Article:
I would like to use the functionality of the psi4 API, but I would like my wavefunction to be consistent with that of an external quantum chemistry code. I have access to all of the necessary one- and two-electron properties from the external code as numpy arrays, including the orbital coefficients and energies. How can I achieve this using the python API?
I have tried to use
data=Wavefunction.to_file() to form a dictionary of the wavefunction, and then replace the necessary quantities, followed by
wfn=Wavefunction.from_file(data). This however results in a segfault when I attempt to use
psi4.energy('MP2', ref_wfn=wfn). I have also thought about replacing the arrays using
Wavefunction.set_array(), but can’t work out how to replace the
epsilon_b. Both of these methods would also overlook the two-electron integrals.
Is this something which I can achieve easily? In general, for post-SCF methods such as MP and CC methods, does psi4 obtain the matrices from the
Wavefunction object attributes or is this over-simplifying things?
wfn=Wavefunction.from_file(data) takes an existing wavefunction object. If you want to read a local file that contains a wavefunction object you want
.from_file('file_name') (written by
set_array() [new name
set_array_variable()] function is ( as far as I know) not meant to change the C++ matrixes, but to attach additional arbitrary arrays to the wavefunction object for python post-processing (similar to these scalars: http://psicode.org/psi4manual/master/glossary_psivariables.html#apdx-psivariables-alpha)
You want to check out the psi4.core.Matrix and psi4.core.Vector functions. For matrices (like Ca()) you can use
copy() and for vectors (like epsilon_a()) you perhaps can use
The answer to your last questions may depend on the actual method (and module) used.
Some recompute the 2-e ints in special format, some need DF-integrals on disk, etc.
Thanks for your response - I am using
scf_type=pk and have <50 basis functions for these calculations, so I am hoping that these integrals are standard four-index quantities and are in-core? I’m planning to use MP2, CCSD, CC2, CC3 and ADC(2) - do you know if these methods get the ERIs and whether I can overload that with my precomputed ones?
Only conventional, ie. not density fitted, variants, right?
The PK integrals are not used. Instead most post-scf methods use IWL integrals. This basically means another integral generation after the SCF is done. You should see it in the output (“MINTS: Wrapper to libmints.”).
You want to use your own 2e-integrals?
I found out to my surprise last week that you can use some Matrix methods like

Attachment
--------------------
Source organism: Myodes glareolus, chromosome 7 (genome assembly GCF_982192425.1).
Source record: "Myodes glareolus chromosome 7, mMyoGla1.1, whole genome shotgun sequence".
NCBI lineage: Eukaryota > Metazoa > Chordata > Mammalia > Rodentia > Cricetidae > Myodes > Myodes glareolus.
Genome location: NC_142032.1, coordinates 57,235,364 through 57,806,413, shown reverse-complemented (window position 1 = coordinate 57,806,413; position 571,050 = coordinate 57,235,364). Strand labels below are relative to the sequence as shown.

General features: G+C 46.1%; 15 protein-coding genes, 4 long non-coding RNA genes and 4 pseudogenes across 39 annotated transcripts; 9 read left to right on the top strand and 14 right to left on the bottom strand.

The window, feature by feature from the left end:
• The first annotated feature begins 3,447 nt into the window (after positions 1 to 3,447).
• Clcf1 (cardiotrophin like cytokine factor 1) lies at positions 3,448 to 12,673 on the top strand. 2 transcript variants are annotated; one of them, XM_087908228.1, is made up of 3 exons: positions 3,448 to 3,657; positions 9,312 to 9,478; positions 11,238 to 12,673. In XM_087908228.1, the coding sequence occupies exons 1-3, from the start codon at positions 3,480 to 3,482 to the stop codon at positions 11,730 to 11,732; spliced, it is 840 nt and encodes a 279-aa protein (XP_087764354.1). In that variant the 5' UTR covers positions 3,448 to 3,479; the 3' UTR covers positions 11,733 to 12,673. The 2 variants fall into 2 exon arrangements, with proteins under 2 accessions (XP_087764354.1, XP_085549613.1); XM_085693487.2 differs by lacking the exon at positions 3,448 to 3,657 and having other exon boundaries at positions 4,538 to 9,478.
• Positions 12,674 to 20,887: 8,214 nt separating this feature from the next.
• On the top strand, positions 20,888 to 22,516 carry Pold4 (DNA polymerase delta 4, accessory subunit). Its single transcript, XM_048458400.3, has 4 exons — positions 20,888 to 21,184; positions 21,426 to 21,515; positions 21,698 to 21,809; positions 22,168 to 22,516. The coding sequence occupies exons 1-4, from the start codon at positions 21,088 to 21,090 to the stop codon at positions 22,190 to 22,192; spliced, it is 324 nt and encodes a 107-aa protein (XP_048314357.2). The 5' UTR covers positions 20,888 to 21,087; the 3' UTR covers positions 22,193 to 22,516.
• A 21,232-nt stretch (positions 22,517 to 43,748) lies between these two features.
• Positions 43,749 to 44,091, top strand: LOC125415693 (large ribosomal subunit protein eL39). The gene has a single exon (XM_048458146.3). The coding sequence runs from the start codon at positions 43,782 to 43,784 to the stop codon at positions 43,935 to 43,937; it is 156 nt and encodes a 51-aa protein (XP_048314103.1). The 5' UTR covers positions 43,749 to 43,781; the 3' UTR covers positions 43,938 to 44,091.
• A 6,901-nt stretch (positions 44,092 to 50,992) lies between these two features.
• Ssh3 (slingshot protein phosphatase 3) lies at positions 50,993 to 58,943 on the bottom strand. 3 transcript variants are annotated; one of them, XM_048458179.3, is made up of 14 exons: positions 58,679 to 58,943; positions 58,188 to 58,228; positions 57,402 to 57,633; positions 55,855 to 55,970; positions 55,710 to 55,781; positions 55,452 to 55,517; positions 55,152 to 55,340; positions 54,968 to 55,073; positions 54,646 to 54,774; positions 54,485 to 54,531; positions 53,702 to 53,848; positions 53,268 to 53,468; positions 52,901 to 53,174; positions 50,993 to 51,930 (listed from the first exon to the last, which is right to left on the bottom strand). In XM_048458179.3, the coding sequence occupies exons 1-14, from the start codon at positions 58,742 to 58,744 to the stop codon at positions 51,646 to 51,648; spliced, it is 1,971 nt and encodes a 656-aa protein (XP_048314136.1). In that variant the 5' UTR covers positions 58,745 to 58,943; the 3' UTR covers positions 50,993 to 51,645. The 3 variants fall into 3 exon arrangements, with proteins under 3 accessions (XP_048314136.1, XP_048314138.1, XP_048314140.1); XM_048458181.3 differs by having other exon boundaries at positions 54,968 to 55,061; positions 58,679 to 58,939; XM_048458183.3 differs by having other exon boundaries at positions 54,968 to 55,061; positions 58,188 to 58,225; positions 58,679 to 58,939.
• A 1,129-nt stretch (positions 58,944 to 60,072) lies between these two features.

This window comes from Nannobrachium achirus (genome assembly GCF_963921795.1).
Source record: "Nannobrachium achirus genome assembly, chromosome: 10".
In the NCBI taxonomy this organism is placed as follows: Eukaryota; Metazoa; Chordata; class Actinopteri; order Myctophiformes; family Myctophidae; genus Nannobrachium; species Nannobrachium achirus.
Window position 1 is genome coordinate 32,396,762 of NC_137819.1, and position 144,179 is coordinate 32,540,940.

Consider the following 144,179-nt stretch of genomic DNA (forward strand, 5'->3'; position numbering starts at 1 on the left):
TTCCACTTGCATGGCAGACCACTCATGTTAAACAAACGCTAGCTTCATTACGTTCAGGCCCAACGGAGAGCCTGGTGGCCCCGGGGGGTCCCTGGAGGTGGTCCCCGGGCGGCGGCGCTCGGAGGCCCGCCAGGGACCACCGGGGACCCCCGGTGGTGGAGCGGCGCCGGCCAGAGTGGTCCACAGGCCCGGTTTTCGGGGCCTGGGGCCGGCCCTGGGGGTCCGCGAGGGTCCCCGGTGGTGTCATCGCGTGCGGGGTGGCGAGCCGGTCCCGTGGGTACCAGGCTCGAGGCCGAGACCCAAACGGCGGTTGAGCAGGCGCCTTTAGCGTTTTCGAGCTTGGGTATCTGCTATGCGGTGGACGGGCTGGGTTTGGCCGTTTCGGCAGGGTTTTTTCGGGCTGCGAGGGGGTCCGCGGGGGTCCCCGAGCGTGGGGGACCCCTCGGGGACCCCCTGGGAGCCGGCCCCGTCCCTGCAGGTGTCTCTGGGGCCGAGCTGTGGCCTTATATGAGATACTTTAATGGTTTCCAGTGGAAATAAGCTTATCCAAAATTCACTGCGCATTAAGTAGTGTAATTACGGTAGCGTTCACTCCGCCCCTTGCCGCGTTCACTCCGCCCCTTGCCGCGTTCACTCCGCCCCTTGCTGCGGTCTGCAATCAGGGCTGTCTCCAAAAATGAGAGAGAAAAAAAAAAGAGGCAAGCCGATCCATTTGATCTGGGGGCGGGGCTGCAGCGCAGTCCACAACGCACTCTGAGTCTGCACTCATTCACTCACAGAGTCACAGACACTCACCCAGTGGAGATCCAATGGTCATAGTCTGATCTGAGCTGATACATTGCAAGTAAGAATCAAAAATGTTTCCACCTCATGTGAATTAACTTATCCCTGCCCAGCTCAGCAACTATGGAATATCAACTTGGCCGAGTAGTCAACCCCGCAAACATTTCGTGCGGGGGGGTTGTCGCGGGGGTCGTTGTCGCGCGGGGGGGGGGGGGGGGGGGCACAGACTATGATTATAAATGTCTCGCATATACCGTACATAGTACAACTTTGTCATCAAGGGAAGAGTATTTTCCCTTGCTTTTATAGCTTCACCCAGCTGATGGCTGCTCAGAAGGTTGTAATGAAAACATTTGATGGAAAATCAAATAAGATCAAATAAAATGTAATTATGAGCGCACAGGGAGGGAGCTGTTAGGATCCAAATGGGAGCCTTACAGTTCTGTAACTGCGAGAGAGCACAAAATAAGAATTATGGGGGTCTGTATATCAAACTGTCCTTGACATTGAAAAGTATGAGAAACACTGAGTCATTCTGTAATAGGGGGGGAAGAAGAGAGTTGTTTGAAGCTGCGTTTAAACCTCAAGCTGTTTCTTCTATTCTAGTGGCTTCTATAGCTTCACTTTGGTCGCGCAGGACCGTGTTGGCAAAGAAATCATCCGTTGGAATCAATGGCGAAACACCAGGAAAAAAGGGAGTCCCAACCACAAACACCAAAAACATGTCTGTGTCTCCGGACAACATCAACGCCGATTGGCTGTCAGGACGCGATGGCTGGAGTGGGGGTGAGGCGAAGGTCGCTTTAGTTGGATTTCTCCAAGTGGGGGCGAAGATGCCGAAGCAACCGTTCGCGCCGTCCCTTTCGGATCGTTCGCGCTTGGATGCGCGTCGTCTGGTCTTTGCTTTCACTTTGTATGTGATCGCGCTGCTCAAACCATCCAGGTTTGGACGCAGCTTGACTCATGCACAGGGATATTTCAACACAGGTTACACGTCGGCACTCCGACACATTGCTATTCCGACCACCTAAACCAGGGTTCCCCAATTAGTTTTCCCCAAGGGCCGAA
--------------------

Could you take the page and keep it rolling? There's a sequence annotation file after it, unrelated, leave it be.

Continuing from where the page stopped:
add to change the C++ matrices.
I’ll warn you about ADC(2) in particular. The developers know there’s some bug in the code, but none of us know ADC(2) well enough to find it.
ADC(2) will be available through the external
adcc module. (or you can use adcc directly as well).
Convential yes, no density fitting. I would like to use my own integrals, which I have as a 4d numpy array. Essentially, my method using my own code uses a reference from another quantum chemistry package (namely pyscf), however I would like to use some of the methods in psi4 (which are not in pyscf) to compare to my own method. Obviously to do this I need to make sure the post-SCF methods of psi4 are using the same reference as my own code, and the SCF solvers don’t necessarily converge to the same solution.
In theory I would only need the Fock matrix and ERIs (both in MO basis) to be the same, but I’m not sure how these are obtained in psi4 for these methods so my plan was to just replace all 1e and 2e matrices with my own arrays.
Thanks for the note on ADC(2) - that might not be the main problem as pyscf is starting to support that, but I would certainly like to use the CC2 and CC3 (and EOM thereof) functionality of psi4.
It seems you encountered a bug when doing you tests. (https://github.com/psi4/psi4/issues/1851)
You want to avoid any method in
qc_module occ for now. (http://psicode.org/psi4manual/master/notes_c.html#alternate-implementations)
For MP2 you can use:
set scf_type pk
set mp2_type conv
set qc_module fnocc
There should be no segmentation fault then.
edit: Not sure about the integrals. You could turn the post-scf ERI generation off at the python level I think and substitute with your own. That would be simple enough. But format and order etc when writing the needed files is maybe difficult.
Ah, I see. I don’t know the psi4 API well enough to realize this was a bug and not my error. Unfortunately that
fnocc doesn’t seem to support my needs:
psi4.driver.p4util.exceptions.ManagedMethodError: select_mp2: Method 'mp2' with MP2_TYPE 'CONV' and REFERENCE 'UHF' not directable to QC_MODULE 'FNOCC'
Thanks for your help - I’ll keep an eye on the bug report for now.
We don’t have too many UHF implementations that is true.
Perhaps meanwhile, psi4numpy can help you in some capacity.
It should be decently fast if you turn on optimizations for the einsum operations.
In any case it showcases the psi4 API (https://github.com/psi4/psi4numpy/tree/master/Tutorials)
Yes, I’ve used that resource a lot to start to familiarize myself with the API (also contributed to it recently ). However, MP2 is just a test case, and really I need access to the more involved methods which I don’t really want to take the time out to implement myself.
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